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The present Edition of the Laws of the United States embraces all the public Acts, whether they are expired, or repealed, or are now in force, with the exception of such only, as are of a very limited and temporary nature, and do not enter into the general jurisprudence of the Country. The principal Acts, which have been omitted, are either strictly private Acts, such as those, which are for the relief of particular persons, or corps; or, if public Acts, are of a temporary nature, such as the annual Appropriation Acts, Acts for occasional Loans, &c., or such as exclusively respect the District of Columbia. Even these Acts have been sparingly omitted, when from their nature or importance they might illustrate the history of our national policy. And the Acts, which regard the organization and general administration of justice in the District of Columbia, Imve been retained, as subjects of general interest.
It is often a subject of complaint among professional and other gentlemen, that the common Editions embrace those Laws only, which are actually in force at the time of the publication, and are thus attended with much embarrassment and inconvenience. Many of the existing laws are very forcibly illustrated by the provisions of prior repealed laws on the same subject; and many have tacit references to the latter, which are not easily detected in a cursory perusal. In few cases, where Legislation has, at successive periods, acted on the same matter, can any Lawyer, who is solicitous to discharge his duty in public argument or in private consultation, feel safe in omitting to examine the whole series of the Laws, even though many of them are repealed or expired.
And instances are not unfrequent of successful argument founded solely on the coincidences or differences between the revised and the original Laws. The history of our jurisprudence also, whether examined as matter of curiosity or of private interest, whether searched with reference to public policy or to legal rights, is so intimately interwoven with the whole course of our legislation, that no liberal enquirer, and least of all, a publicist, a jurist, or a statesman, can dispense with an accurate chronological knowledge of the subject. The Statutes at large, embracing a great mass of private statutes, have already become very unwieldy, voluminous, and expensive. It is believed, therefore, that a work, like the present, which detaches and embraces all those, which are not exclusively of a fugitive or private character, cannot fail to be of general convenience and utility. To these volumes a copious verbal Index has been annexed, so as to make the facility of reference as complete as possible. The whole work has passed under the inspection of Mr. Justice Story, who has given it an attentive examination.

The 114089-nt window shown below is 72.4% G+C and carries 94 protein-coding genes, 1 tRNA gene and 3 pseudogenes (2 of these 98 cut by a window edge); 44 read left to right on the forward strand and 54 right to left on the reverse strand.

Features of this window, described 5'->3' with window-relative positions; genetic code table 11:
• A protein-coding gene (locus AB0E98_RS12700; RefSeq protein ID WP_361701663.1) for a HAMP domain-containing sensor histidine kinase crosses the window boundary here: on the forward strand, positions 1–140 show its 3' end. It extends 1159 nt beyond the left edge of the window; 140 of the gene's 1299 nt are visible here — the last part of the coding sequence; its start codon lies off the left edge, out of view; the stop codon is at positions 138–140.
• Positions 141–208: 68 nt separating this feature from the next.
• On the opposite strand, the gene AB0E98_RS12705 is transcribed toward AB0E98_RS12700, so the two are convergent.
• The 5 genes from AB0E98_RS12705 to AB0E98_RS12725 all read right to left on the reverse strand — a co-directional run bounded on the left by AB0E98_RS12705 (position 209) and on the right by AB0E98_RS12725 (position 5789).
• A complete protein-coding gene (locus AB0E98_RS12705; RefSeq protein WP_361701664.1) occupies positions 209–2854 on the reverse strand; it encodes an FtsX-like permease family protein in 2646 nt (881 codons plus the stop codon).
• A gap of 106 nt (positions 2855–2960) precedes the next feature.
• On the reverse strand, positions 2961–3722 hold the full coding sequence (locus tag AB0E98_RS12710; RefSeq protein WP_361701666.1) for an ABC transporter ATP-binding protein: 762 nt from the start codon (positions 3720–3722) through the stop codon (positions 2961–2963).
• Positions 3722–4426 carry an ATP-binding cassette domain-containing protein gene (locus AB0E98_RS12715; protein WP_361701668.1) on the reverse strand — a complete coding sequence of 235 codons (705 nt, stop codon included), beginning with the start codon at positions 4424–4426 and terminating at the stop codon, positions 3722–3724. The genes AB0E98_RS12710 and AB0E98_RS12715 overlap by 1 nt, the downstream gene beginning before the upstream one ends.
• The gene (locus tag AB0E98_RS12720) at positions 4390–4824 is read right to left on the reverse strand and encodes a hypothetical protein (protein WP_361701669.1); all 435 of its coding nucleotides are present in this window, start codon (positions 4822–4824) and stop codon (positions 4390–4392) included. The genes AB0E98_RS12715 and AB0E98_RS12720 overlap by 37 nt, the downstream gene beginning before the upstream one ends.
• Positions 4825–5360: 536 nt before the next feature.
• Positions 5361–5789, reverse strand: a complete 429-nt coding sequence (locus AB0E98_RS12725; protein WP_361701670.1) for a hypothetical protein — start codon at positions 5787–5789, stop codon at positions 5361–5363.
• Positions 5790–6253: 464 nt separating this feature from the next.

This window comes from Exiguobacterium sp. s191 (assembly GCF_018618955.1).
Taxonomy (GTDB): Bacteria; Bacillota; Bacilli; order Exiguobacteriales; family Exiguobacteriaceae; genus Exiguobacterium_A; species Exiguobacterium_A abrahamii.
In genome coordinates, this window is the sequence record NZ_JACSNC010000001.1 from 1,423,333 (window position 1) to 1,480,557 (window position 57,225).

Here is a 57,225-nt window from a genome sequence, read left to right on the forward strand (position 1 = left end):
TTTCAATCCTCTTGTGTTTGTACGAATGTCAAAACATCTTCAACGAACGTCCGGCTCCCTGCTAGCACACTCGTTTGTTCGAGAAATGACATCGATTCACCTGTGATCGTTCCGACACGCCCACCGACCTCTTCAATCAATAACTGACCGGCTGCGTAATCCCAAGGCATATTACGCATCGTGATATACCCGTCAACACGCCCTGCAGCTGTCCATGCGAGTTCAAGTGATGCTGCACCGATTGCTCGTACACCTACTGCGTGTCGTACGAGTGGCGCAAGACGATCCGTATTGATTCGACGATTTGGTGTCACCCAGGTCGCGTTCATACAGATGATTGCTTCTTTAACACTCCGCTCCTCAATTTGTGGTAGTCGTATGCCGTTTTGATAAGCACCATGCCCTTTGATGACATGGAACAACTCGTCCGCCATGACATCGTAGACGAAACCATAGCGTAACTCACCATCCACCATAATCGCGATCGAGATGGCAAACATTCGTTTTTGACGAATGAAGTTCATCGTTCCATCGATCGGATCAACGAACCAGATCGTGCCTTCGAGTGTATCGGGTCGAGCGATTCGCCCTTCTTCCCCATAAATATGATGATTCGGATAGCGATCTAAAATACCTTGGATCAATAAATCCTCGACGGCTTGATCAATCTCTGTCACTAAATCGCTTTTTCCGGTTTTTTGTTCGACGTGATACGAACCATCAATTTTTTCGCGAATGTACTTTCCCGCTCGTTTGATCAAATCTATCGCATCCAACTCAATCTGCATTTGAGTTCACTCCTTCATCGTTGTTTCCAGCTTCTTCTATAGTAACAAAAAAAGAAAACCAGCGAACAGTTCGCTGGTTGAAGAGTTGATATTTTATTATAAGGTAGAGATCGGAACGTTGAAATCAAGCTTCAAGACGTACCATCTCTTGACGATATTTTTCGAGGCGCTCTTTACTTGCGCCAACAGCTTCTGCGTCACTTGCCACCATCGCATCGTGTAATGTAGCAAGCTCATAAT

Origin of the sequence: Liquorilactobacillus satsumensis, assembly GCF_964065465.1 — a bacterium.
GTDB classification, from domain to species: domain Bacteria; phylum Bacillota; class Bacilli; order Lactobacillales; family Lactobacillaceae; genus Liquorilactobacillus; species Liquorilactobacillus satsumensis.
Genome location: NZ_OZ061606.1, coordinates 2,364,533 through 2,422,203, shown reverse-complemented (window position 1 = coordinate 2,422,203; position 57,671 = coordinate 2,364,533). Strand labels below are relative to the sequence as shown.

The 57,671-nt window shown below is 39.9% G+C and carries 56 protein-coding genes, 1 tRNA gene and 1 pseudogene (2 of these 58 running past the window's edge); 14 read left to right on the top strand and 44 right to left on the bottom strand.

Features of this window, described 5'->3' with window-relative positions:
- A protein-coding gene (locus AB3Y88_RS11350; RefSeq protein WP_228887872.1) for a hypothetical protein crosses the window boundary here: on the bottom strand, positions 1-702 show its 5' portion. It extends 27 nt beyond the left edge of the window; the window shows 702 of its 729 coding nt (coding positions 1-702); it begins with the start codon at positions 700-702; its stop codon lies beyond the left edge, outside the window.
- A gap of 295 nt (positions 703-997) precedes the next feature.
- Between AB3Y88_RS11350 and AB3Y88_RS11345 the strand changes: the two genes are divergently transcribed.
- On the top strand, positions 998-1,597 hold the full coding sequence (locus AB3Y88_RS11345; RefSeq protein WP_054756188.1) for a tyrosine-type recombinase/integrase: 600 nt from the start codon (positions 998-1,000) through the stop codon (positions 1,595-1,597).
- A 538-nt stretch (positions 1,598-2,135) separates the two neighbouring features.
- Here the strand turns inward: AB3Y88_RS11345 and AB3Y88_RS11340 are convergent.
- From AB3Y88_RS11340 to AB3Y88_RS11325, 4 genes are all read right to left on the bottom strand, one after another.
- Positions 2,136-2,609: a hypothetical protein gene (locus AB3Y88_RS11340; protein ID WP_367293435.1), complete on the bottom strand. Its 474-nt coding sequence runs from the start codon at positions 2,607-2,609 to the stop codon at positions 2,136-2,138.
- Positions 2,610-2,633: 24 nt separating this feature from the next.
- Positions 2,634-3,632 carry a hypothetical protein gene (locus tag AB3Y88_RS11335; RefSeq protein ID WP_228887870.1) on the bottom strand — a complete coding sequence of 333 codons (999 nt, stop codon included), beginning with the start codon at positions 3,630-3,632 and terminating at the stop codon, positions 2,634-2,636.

It is not our intention to disparage the Abridgnients and Digests of the Laws of the United States already before the Public. They are very useful publications; but as they purport only to present the laws now in force under regular heads, their object is materially different from that of this edition. They are aids to, but cannot superscde the necessity of, the present compilation,
ADVERTISEMENT TO SECOND EDITION.
The only thing the Editor of this Edition has ventured to do, has been carefully to examine the former marginal notes, with a view to ascertain their typographical correctness,—to change the mode of reference from the year and chapter to the volume and page,—and to add the further references required in consequence of the laws subsequently passed and published. His aim has been by his labors to increase the accuracy of the work, and the facility with which the chain of laws on any one subject may be traced through the volumes.